The Use of Sound & Music in British Working Class Film – Part 3 (British New Wave Cinema).

Part 1.

Part 2.

Metaphorical Music and British New Wave Film.

“But who could describe the delicious sensation produced in me by the delicate harmony and angelic singing of that song which finally did! What an awakening, what bliss, what ecstasy when I opened my ears and my eyes together!” (Rousseau, 1781, p.294).

British New Wave Film.

The British New Wave movement, like so many other European movements at the same time, seemed completely at odds with what had gone before it, using new techniques, both musically and visually, to tell stories about a younger generation, perhaps left behind in the wake of the Second World War.  Bryanston Films led the way in this movement, with a trilogy of social realist films about the working class, whose depictions, points of focus and uses of music seem to be a natural progression from David Lean’s ideas.  Some thematic points are worth mentioning briefly about the two films (not to be looked at in great detail here).  Tony Richardson is our director of focus for this section but his first film for Bryanston, A Taste Of Honey (1961) has many elements that pass on later to Distant Voices, Still Lives.

The use of pop music is at its most dynamic in the film (itself named after the pop standard from the era by Bobby Scott and Ric Marlow) but its use of controversial themes for the time show honesty and a step forward from Lean’s work.  The film, about a runaway girl who falls for a black man and lives with a homosexual, is such an extreme jump that it’s surprising that only fifteen years separate it from This Happy Breed.  The other film of the trilogy is by the same writer of our main film, Allan Sillitoe.  Saturday Night And Sunday Morning (1960) is about a working class factory worker played by Albert Finney who manages to get a married woman pregnant.  Again the use of music is generally mixed and pop music is used as a signifier for the youth that the film magnifies on as well as a layer of publicity made to appeal to the younger and increasingly culturally aware audience.

However, everything used in these two films is solidified and used more effectively in the third film; The Loneliness of The Long Distance Runner.  Taking Richardson from A Taste Of Honey and Sillitoe from Saturday Night And Sunday Morning, it brings all the elements together; exploring music as a potential metaphor on the narrative.

The use of music in Richardson’s film is one that seems relatively straightforward to analyse but one that is nuanced with ideas that makes it far more effective for a drama about working class life.  Unlike This Happy Breed, The Loneliness Of The Long Distance Runner is not shy about showing the effects that a broken background can have on future actions.  This means that the use of music simply has to change from a Mathieson style of score to something far more fluid and lyrical to adapt to the schematics of the film.  There is no point in romanticising something which is clearly unpleasant. Aldgate and Richards (2002, p.92) suggest that “If Tony Richardson’s production for Woodfall Films differed somewhat from its new wave predecessors in employing a greater measure of artifice to draw attention to itself as a film in a self-conscious manner, its social realist trajectory was still paramount and firmly anchored in a British context.”.  It is this artifice that allows the film to explore far more interesting ideas in its music and sound world.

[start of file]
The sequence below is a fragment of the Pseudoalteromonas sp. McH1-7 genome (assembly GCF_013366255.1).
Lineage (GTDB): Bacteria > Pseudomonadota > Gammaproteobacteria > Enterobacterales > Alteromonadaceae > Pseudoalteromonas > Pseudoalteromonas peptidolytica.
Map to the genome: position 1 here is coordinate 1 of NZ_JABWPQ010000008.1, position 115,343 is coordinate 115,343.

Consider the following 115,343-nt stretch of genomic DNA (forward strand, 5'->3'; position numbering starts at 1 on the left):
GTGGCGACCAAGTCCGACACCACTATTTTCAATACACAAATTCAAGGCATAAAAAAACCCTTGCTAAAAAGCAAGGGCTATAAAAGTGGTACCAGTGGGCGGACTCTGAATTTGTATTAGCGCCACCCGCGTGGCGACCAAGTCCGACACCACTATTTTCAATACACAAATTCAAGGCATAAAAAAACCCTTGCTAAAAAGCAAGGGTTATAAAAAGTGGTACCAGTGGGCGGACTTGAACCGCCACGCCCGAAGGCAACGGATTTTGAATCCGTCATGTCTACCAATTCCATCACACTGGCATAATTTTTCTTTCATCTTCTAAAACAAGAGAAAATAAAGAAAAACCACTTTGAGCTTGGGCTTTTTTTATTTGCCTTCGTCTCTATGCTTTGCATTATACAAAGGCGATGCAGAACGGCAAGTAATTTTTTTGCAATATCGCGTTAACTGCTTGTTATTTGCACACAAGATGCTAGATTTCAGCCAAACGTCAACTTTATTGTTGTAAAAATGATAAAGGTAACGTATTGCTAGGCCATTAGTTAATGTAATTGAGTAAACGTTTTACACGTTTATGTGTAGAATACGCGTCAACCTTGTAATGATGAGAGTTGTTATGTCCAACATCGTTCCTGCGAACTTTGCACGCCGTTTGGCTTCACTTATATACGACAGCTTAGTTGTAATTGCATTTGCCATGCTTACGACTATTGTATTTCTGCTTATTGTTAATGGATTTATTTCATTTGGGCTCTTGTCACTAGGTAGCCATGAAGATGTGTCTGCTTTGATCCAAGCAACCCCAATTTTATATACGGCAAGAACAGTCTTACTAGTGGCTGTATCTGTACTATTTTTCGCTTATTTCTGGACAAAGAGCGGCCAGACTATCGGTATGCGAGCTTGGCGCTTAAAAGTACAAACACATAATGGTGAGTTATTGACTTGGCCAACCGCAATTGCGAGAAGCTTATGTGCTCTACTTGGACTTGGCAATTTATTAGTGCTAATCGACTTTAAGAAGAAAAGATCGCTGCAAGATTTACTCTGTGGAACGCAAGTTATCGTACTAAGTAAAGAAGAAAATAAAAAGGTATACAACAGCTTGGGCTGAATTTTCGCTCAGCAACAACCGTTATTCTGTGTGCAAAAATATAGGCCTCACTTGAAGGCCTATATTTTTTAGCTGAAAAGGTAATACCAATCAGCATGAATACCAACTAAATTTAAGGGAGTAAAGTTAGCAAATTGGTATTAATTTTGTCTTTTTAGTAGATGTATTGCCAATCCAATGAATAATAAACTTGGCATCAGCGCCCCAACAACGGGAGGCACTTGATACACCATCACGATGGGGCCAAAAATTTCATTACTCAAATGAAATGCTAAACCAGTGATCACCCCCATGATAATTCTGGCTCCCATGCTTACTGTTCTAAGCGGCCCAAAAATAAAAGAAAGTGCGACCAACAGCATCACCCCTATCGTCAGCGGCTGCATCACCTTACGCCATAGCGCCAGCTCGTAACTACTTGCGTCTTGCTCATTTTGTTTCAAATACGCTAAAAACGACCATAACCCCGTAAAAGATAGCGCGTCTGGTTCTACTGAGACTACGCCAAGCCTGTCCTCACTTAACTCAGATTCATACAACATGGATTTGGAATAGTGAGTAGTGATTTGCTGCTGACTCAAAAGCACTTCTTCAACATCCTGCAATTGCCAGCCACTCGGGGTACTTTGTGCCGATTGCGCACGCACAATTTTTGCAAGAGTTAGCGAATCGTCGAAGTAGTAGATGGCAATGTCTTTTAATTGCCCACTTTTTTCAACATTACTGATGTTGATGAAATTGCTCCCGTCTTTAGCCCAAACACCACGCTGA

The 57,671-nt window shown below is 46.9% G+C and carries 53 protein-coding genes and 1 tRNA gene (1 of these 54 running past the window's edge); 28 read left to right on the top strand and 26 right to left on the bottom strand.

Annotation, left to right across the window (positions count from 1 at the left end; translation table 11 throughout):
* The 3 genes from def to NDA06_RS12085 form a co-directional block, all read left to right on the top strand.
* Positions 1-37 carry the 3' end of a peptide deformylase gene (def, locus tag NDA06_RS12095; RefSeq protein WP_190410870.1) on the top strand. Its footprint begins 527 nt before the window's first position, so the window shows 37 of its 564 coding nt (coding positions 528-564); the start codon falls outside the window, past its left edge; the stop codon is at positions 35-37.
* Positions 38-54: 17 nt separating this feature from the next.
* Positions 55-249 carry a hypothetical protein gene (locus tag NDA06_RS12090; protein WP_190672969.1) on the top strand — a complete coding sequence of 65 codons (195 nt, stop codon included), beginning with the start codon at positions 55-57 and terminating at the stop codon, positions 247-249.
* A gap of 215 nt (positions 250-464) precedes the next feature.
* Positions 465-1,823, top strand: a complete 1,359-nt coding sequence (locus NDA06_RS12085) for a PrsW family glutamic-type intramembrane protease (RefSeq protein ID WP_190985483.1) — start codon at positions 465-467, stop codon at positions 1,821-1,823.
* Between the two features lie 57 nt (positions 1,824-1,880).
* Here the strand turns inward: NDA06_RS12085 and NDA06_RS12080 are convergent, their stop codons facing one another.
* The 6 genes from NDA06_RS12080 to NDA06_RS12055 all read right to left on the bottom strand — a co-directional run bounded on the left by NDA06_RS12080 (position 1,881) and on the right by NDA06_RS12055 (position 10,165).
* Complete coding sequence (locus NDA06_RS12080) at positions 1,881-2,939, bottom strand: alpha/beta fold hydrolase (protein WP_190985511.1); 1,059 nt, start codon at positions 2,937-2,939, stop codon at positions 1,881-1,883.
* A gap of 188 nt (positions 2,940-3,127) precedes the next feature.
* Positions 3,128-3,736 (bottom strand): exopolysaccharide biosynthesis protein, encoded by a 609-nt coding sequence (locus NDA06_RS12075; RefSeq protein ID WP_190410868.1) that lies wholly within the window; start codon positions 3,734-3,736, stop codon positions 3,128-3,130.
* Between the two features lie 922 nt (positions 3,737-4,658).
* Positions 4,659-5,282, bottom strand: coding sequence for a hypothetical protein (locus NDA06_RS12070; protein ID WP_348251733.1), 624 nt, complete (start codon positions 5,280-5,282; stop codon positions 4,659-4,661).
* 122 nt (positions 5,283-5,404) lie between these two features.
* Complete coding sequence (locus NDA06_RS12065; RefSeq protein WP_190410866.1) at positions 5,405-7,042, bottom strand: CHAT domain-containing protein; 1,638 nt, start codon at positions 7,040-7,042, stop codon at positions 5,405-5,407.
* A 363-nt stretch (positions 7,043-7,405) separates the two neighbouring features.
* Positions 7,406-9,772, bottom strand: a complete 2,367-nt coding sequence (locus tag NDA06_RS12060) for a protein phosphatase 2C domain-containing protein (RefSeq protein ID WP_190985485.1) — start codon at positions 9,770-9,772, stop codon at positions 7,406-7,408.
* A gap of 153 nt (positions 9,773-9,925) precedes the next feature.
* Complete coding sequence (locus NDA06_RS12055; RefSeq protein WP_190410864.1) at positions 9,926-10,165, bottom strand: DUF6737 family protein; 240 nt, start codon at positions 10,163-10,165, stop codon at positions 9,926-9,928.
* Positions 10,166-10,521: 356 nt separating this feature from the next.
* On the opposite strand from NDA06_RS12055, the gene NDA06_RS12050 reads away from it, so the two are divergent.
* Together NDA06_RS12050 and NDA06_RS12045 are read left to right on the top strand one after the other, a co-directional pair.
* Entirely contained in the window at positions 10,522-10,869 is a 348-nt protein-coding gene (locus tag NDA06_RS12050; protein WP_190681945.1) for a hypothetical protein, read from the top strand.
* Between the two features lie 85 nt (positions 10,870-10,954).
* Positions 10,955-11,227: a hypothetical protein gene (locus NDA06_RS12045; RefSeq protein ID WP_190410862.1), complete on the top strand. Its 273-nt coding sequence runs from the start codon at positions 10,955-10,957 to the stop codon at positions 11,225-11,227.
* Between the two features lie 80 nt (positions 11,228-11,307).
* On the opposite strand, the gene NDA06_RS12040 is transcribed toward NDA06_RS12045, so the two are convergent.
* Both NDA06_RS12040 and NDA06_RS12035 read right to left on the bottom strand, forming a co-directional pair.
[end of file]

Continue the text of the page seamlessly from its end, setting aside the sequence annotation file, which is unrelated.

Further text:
The Loneliness Of The Long Distance Runner follows Colin Smith, a young man sent to borstal after stealing money from a bakery.  The film switches back and forth between his life outside and inside of the borstal.  It shows a hard life in a working class household contrasted to his life in the borstal where he’s becoming the governor’s favourite because of his skills in cross country running.  When the borstal set up a sports day against a public school, the governor is determined to take the cup from them, putting all his faith in Smith.  However when the final race comes, he puts his plan into action and deliberately lets the public school win, showing a permanent rebellion for the establishment, the middle class and the “poshos”.

Part 4.

Adam Scovell.

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